IT workers suffer as SA bleeds jobs

Source: BizNews

Many South African technology and telecommunications companies are firing workers, and this is set to continue in the coming year.

This is the view of labour consultant Tony Healy, who told Business Day TV that job losses are a consequence of many years of low economic growth and increased digitisation.

On 13 January, Massmart announced it was planning to shut down its 23 Dion Wired stores which will affect over 1,000 employees.

Only days later Telkom said it was planning to cut 3,000 jobs this year because of the tough economy, the move to mobile data, and inefficiencies at the company.

This, however, is only the tip of the iceberg. Many other tech companies have already shut their doors or are cutting staff.

In the last two weeks news broke that ICT service provider ATIO is set to be liquidated and that Yekani Manufacturing’s R1bn electronics factory in East London may shut its doors.

These job cuts, Healy said, are not surprising when one considers there was very little economic growth over the last few years.

“Without economic growth, one just can’t create the jobs that we need to stave off job cuts,” he said.

Dennis Dykes, chief economist at Nedbank, said what we are seeing is capitulation – with companies realising the much-needed economic growth will not come.

“Companies have done the cost cutting and trimmed their budgets to keep expenses under control in the hope that we will now start to see an uplift in the economy,” he said.

“They are now basically thinking it is not going to happen and are therefore turning to more serious interventions, including job cuts, to survive.”

Bad outlook for 2020
Bad news for employees is that South Africa’s dismal economy growth means companies do not have the funds to train employees for other positions.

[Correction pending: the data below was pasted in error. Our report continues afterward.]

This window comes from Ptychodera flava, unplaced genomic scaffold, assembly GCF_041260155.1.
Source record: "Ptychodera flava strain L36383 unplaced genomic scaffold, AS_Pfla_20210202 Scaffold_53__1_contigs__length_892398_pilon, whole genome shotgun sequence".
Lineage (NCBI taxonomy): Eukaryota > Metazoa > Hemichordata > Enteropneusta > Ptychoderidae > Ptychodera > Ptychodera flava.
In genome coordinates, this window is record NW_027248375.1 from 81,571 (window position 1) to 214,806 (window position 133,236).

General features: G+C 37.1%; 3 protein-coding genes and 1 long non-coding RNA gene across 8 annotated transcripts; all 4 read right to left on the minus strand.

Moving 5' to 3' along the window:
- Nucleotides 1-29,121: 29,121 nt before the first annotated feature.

Healy said while the government is trying to intervene to prevent job losses, there is not much companies can do as they have to balance their books.

Further bad news is that South Africa’s projected economic growth of 0.9% in 2020 is not close to what is needed to turn the situation around.

“We need growth levels above 5% before we can begin to realistically say that we are growing fast enough to reverse the job losses we are seeing now,” said Dykes.

Dykes highlighted that unemployment in South Africa is currently at worse levels than what countries experienced during the Great Depression.

He said unemployment is sitting at 29%, but if one includes discouraged workers it is closer to 37%.

“This is horrendous,” he said.

Good news for IT professionals
Good news for IT professionals is that while jobs are lost, there are several areas where there is strong demand.

Healy said jobs which are required in the fourth and fifth industrial revolutions are very different from the skills which are currently required.

He said local companies are not up-skilling enough people to fill the kinds of positions which are being created, though.

While people with more traditional skills are losing their jobs, those who have skills suited to the digital world are in demand.

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